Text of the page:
The audience for this show seems to skew decidedly older. With those ages 34 and under indexing rather significantly below the baseline. Those ages 18 to 24 fall short of the baseline by 8%. Conversely, those aged 45 to 54 can be found in this audience to a degree exceeding the average U.S. social media audience by over one-and-a-half times.


Those earning $50k and up are indexed below the baseline, but not to too dramatic a degree. Those pulling in under $50k a year can be found among this crowd to an extent a little over one-and-one-tenth times in excess of the baseline.


If anything more so than the above list could illustrate the diversity of outlooks and interests to be found among Norm’s fans, we’d love to see it. The ACLU, NRA, CIA, and Amnesty International surely do, or most likely do, share supporters. Still, having them cozying up next to each other here, and each finding affinity among this audience to a degree exceeding the baseline by close to, or over, two-and-a-half times each makes for a fascinating and telling discovery, the likes of which we don’t often see here at StatSocial.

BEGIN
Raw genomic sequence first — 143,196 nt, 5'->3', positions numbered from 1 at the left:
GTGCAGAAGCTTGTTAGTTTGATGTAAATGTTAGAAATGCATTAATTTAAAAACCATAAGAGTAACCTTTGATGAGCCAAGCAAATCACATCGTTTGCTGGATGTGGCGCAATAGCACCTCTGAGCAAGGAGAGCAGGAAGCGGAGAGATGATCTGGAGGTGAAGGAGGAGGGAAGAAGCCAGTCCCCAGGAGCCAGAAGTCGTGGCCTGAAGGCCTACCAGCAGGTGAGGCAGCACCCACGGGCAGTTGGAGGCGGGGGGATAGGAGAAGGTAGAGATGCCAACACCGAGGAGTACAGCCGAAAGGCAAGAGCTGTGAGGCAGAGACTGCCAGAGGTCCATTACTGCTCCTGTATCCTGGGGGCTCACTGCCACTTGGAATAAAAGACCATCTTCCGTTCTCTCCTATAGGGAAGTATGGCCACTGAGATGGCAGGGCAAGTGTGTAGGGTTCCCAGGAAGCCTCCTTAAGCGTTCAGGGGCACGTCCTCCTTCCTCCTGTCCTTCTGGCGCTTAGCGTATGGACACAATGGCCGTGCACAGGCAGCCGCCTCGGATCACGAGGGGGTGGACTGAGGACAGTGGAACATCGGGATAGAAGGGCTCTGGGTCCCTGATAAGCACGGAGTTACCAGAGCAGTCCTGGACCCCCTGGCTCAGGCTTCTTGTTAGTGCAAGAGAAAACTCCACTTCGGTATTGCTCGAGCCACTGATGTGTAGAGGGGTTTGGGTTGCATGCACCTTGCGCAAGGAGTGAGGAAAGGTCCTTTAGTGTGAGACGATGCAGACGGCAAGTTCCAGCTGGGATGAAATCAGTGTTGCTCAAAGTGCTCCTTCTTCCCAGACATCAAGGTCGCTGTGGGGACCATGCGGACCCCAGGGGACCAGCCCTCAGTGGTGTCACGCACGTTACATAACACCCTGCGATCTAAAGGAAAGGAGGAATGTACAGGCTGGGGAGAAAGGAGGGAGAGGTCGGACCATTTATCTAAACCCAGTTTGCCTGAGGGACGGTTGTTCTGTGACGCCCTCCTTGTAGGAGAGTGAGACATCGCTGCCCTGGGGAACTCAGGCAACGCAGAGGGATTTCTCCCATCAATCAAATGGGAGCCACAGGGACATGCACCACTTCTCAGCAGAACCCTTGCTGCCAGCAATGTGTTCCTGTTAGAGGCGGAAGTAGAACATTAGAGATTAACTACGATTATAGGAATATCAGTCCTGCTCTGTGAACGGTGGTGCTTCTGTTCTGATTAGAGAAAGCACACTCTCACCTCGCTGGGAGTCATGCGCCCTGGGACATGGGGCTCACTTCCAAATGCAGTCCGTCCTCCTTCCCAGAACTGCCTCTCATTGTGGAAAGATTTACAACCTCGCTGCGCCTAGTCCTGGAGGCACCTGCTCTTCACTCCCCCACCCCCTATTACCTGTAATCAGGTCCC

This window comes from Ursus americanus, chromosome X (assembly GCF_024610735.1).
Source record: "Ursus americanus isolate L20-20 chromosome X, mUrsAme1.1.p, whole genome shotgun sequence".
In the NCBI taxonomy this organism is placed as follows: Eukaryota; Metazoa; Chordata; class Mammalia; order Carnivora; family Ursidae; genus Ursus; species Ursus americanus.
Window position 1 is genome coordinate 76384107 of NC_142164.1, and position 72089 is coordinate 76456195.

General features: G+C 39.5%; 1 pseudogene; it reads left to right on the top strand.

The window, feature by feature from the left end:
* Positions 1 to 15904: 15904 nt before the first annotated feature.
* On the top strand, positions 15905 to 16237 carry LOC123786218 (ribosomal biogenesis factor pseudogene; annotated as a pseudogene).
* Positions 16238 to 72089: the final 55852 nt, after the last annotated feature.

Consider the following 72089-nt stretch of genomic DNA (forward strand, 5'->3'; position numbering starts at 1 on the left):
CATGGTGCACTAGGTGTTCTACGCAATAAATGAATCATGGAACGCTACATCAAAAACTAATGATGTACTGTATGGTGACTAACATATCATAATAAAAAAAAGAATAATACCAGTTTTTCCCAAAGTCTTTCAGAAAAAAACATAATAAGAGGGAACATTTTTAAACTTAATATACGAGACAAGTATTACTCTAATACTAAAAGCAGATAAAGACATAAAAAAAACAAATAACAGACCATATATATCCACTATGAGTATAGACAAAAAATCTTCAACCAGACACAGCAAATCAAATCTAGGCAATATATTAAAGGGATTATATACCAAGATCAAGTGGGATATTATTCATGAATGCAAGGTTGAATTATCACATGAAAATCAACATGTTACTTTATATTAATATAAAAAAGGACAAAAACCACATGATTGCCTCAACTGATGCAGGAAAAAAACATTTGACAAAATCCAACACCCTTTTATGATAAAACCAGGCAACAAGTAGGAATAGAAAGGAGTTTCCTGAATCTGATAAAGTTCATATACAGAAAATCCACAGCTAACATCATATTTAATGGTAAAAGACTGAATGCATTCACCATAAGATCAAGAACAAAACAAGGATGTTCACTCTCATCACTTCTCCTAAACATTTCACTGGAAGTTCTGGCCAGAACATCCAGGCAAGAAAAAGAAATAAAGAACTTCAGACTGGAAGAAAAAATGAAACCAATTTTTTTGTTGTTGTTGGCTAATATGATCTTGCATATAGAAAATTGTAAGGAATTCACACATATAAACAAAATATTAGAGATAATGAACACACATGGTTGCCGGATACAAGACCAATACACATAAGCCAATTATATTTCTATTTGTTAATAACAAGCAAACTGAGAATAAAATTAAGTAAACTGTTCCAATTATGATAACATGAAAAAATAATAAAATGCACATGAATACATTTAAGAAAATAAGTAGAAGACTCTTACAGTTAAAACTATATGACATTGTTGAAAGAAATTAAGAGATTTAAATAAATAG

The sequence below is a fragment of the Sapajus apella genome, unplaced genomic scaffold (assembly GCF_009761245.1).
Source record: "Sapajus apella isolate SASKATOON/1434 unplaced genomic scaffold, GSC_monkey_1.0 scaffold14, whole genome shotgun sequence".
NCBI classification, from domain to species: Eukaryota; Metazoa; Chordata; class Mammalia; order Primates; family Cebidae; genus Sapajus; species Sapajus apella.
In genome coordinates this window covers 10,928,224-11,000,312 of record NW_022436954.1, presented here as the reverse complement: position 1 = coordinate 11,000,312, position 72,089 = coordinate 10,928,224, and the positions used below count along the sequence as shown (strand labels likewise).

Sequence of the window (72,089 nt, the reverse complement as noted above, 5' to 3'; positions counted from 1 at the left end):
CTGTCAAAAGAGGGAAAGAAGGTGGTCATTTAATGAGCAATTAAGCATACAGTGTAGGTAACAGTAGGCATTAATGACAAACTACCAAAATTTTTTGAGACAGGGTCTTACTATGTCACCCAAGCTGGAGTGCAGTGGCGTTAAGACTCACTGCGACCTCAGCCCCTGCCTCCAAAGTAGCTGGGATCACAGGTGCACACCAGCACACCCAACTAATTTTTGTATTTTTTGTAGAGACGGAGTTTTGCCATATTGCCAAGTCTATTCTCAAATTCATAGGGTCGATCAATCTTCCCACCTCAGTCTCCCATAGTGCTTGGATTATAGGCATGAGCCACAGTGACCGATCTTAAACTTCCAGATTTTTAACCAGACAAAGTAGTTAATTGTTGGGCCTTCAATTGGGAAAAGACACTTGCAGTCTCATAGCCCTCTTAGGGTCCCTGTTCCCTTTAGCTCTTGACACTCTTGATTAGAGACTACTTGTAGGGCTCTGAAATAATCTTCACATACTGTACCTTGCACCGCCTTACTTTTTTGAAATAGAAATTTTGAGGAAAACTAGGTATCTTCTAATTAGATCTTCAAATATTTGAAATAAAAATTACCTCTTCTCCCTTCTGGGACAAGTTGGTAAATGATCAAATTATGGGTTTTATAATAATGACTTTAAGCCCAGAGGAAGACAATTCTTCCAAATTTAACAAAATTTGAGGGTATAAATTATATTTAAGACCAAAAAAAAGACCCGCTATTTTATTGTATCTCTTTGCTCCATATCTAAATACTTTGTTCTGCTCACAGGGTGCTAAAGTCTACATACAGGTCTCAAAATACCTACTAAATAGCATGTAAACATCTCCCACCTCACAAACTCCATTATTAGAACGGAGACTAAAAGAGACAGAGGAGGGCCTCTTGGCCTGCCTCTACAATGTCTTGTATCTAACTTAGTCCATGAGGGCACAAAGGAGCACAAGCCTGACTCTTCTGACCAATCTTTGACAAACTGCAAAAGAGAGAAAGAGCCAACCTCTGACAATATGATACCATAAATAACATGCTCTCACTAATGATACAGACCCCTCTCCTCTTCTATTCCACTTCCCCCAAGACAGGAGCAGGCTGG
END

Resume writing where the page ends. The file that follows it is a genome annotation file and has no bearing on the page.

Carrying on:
For a better illustration of what our insights might tell a marketer, we’ve broken this category into two sections; Netflix programs, and non-Netflix programs.


The streaming giant’s original series ‘G.L.O.W.’ (a loose dramatization of the story of ’80s syndicated TV powerhouse ‘The Gorgeous Ladies of Wrestling’) tops the list here. Fans of the Marc Maron and Alison Brie starring show can be found among this crowd to a degree exceeding the baseline by 43 ¾ times.

Macdonald’s fellow Canadians, the team behind the long, long-running ‘Trailer Park Boys’ find affinity among this crowd to a degree exceeding the average American social media crowd by nearly 14 ⅔ times.